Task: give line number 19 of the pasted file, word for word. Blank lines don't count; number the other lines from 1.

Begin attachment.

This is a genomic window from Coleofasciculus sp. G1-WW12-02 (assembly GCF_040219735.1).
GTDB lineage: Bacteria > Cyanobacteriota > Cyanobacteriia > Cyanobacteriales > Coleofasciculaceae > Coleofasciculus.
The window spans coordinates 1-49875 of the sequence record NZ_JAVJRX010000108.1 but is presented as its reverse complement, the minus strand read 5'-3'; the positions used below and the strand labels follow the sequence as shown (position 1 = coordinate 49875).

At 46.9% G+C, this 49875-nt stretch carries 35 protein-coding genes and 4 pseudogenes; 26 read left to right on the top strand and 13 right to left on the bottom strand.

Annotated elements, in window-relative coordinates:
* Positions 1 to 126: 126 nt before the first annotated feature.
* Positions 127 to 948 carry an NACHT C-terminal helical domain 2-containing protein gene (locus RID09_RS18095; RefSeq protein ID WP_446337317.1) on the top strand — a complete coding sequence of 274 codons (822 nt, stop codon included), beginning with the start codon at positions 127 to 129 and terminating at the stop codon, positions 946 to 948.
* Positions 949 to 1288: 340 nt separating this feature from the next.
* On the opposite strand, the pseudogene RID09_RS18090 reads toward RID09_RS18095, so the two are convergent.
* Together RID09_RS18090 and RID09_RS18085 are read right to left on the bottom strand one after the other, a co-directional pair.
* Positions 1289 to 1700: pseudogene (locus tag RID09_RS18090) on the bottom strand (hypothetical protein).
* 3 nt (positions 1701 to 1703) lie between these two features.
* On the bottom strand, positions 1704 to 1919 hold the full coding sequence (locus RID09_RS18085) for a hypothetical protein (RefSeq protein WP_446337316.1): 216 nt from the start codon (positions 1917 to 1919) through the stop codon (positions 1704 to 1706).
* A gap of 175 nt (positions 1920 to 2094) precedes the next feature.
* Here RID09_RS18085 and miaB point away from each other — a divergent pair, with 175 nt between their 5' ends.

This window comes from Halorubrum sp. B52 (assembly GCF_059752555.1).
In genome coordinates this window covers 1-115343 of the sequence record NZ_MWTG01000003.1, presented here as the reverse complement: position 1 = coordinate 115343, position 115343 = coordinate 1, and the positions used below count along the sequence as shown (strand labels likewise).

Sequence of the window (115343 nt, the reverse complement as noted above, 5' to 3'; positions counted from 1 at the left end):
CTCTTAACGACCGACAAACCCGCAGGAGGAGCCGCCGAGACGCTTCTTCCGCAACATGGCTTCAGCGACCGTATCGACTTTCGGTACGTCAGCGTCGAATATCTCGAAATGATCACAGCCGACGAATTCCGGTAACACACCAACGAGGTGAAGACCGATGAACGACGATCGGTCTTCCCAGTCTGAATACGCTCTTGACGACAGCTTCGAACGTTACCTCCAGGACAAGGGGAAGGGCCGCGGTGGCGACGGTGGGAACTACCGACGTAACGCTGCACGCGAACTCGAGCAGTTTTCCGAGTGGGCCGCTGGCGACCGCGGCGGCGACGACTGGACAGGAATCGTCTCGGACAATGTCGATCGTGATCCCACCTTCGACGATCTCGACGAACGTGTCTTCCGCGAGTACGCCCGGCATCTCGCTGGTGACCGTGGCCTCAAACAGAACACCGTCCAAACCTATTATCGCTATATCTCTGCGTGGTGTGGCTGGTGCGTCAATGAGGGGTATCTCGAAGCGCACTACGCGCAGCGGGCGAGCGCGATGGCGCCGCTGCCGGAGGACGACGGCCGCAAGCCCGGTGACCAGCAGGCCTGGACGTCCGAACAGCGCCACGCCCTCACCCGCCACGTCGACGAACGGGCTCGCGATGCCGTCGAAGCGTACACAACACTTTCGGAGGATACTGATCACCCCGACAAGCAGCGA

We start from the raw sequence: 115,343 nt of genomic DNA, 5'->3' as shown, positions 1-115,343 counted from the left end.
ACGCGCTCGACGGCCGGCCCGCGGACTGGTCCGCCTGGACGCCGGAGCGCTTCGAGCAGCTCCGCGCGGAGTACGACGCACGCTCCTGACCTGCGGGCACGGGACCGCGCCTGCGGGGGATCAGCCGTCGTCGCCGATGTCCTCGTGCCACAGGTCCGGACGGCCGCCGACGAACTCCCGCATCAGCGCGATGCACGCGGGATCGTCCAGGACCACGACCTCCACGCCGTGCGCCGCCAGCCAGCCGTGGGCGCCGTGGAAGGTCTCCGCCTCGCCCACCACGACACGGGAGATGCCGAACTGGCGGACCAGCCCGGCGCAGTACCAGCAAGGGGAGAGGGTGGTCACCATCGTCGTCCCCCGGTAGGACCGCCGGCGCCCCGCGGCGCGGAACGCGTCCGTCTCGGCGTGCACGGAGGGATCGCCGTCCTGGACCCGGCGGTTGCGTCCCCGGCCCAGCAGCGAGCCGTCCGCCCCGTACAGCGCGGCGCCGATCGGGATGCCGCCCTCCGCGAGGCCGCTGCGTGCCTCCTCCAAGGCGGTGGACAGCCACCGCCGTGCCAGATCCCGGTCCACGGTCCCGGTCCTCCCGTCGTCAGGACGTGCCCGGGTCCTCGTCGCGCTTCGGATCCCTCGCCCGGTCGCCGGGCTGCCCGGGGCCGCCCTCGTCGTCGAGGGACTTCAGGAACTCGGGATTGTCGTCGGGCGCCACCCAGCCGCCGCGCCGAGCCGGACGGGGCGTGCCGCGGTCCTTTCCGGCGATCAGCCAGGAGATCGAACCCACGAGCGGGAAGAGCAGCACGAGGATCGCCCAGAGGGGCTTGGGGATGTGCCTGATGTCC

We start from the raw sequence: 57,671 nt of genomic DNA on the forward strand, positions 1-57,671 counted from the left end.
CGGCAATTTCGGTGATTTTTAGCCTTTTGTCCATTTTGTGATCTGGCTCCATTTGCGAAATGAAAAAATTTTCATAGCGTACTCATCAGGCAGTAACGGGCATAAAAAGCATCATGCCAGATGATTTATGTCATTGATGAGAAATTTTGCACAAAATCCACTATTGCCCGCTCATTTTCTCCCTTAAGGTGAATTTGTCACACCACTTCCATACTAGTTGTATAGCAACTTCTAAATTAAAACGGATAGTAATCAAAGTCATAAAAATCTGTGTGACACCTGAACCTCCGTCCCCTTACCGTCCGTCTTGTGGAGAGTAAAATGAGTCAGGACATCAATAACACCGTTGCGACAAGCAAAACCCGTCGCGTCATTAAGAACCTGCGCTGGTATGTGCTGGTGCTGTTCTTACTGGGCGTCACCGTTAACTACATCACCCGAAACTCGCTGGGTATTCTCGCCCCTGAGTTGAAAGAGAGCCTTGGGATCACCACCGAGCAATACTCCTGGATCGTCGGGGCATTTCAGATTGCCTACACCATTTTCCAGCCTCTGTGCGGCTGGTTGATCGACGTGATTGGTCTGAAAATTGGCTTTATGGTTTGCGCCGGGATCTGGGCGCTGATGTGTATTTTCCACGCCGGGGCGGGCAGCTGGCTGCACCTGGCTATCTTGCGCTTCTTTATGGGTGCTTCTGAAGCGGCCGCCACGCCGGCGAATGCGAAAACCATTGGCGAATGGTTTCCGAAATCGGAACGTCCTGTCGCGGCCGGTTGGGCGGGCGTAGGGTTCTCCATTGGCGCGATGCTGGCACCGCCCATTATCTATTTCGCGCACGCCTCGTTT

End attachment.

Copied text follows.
CTCTTAACGACCGACAAACCCGCAGGAGGAGCCGCCGAGACGCTTCTTCCGCAACATGGCTTCAGCGACCGTATCGACTTTCGGTACGTCAGCGTCGAATATCTCGAAATGATCACAGCCGACGAATTCCGGTAACACACCAACGAGGTGAAGACCGATGAACGACGATCGGTCTTCCCAGTCTGAATACGCTCTTGACGACAGCTTCGAACGTTACCTCCAGGACAAGGGGAAGGGCCGCGGTGGCGACGGTGGGAACTACCGACGTAACGCTGCACGCGAACTCGAGCAGTTTTCCGAGTGGGCCGCTGGCGACCGCGGCGGCGACGACTGGACAGGAATCGTCTCGGACAATGTCGATCGTGATCCCACCTTCGACGATCTCGACGAACGTGTCTTCCGCGAGTACGCCCGGCATCTCGCTGGTGACCGTGGCCTCAAACAGAACACCGTCCAAACCTATTATCGCTATATCTCTGCGTGGTGTGGCTGGTGCGTCAATGAGGGGTATCTCGAAGCGCACTACGCGCAGCGGGCGAGCGCGATGGCGCCGCTGCCGGAGGACGACGGCCGCAAGCCCGGTGACCAGCAGGCCTGGACGTCCGAACAGCGCCACGCCCTCACCCGCCACGTCGACGAACGGGCTCGCGATGCCGTCGAAGCGTACACAACACTTTCGGAGGATACTGATCACCCCGACAAGCAGCGA